Thursday 24 August 2017

The pricing model for my book

I have encountered mixed opinion about whether I should continue to offer my book for free, along with curiosity as to whether I am earning any money by doing so. In this post I share some information about purchases of my book, rationale for my current pricing model, and my argument for why you should invest in a copy.

What do people pay?

At the time of writing this blog, my book has 1,719 readers.

On average, 1 in 5 people have chosen to pay for my book. Of those who pay, 53% pay the recommended price, 10% pay more, and 37% pay less.

Based on a rough estimate of the number of hours that I spent writing and revising the book, I calculate that my current revenue gives an income of $8 an hour.

I incurred minimal cost in the writing process: the LeanPub subscription, gifts for my reviewers and graphic designer, and a celebratory dinner after I published. If I subtract these expenses, my income drops to $5 an hour.

The minimum wage in New Zealand is $15.75 per hour. This means that based on current sales, I would have been better paid by working in a fast food outlet than in writing my book. I don't think that's a particularly surprising outcome for a creative pursuit.

Why offer it for free?

I wrote the book to collate ideas and experiences about testing in DevOps into a single place. I wanted to encourage people to develop their understanding of an emerging area of our industry. My primary motivation was to share information and to do that I think it needs to be accessible.

I have been told that offering something for free creates a perception that it is not valuable. That people are likely to download the book, but not to read it, as they haven't invested in the purchase. That people won't trust the quality of a book that a writer is willing to offer for nothing.

I weigh these arguments against someone being unable to access the information because they cannot afford it, or someone who is unwilling to enter their payment details online, or someone using cost as an excuse to avoid learning. These reasons make me continue to offer free download as an option.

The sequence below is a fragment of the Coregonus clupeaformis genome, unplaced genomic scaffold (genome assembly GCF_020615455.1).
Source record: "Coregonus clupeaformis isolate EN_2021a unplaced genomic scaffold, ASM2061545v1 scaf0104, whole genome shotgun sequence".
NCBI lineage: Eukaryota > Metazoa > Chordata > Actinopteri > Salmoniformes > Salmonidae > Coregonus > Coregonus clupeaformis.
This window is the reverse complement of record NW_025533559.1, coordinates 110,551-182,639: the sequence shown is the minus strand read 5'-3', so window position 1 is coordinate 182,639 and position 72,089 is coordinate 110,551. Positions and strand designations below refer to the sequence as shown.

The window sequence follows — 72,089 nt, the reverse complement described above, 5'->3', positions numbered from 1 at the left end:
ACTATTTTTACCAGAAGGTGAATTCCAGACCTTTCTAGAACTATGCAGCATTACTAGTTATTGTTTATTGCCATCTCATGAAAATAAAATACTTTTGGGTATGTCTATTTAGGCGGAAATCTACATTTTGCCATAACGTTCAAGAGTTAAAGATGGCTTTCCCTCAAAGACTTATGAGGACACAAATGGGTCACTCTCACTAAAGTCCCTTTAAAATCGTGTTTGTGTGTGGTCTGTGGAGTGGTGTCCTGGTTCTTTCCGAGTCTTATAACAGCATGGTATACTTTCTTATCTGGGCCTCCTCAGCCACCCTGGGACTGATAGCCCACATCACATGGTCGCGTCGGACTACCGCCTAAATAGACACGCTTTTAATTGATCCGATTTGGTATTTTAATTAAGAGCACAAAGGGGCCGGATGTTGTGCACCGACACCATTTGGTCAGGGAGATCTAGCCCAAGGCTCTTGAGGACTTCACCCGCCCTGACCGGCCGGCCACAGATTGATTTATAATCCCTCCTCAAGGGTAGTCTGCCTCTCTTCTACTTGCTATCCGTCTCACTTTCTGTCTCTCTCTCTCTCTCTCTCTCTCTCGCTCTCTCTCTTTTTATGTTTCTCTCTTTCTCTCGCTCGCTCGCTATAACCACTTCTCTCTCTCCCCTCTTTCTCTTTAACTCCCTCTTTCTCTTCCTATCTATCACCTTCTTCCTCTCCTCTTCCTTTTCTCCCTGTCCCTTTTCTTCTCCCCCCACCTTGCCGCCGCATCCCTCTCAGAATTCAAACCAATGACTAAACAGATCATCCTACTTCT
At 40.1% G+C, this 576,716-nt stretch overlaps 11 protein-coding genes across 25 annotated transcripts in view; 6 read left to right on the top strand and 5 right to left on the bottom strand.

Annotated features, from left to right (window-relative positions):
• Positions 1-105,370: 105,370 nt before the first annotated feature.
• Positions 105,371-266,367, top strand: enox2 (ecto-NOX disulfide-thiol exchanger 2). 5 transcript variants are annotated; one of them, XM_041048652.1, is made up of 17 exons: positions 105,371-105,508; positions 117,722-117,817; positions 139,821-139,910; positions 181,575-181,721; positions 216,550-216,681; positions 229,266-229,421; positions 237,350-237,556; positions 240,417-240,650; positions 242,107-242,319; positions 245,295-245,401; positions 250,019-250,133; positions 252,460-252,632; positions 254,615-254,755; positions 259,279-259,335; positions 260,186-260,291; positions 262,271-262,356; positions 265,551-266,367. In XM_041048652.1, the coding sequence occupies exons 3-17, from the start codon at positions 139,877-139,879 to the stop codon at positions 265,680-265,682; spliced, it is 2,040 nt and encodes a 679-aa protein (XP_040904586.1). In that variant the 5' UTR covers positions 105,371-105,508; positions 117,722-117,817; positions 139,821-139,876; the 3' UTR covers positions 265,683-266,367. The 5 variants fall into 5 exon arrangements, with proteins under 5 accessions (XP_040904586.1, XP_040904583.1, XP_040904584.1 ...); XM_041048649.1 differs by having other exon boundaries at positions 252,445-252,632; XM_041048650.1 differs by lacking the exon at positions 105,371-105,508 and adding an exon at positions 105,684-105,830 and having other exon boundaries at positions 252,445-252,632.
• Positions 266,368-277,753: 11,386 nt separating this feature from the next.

I recognise that being able to set a minimum price of zero is a privilege. If I was writing for a living, then this would not be an option available to me. I do worry that my actions impact those writers who would be unable to do the same.

Why pay?

If my book is available for free, then why should you pay for a copy?

I believe that I have written a useful resource, but every writer is likely to feel that way about their book! Rather than just taking my word for it, I have collected reader testimonials from around the world including the USA, Netherlands, UK, India, Pakistan, Ecuador, and New Zealand.

The testimonials endorse the practical content, industry examples, and the breadth of my research in my book. They compliment my writing style as being clear and easy-to-read. They state that there is a wide audience for the book - anyone who holds a role in a software development team.

Alongside their opinions, you can preview a sample chapter and the table of contents prior to purchase. I hope that all of this information creates a persuasive case for the value contained within the book itself.

If you believe that the book will be useful to you, then I believe that the recommended price is fair.

A Practical Guide to Testing in DevOps is now available on LeanPub.


  1. Katrina,
    I'm hoping to publish a book myself soon (in next 6 months) and use Leanpub like you and some others have done. I can understand where you are coming from and I am debating now what I will charge for my book. You make a valid argument for allowing for a price lower than recommended to be paid. Thanks for your efforts in creating the book. I'll be purchasing it soon.

    Jim Hazen

  2. Katrina,

    There are less tangible benefits to providing your book for free, such as the way it'll increase and promote your personal brand as a tester. We live in a world where the right strategy is to give people lots of value and content for free by means of growing a brand that will pay dividends in other ways at a future point in time.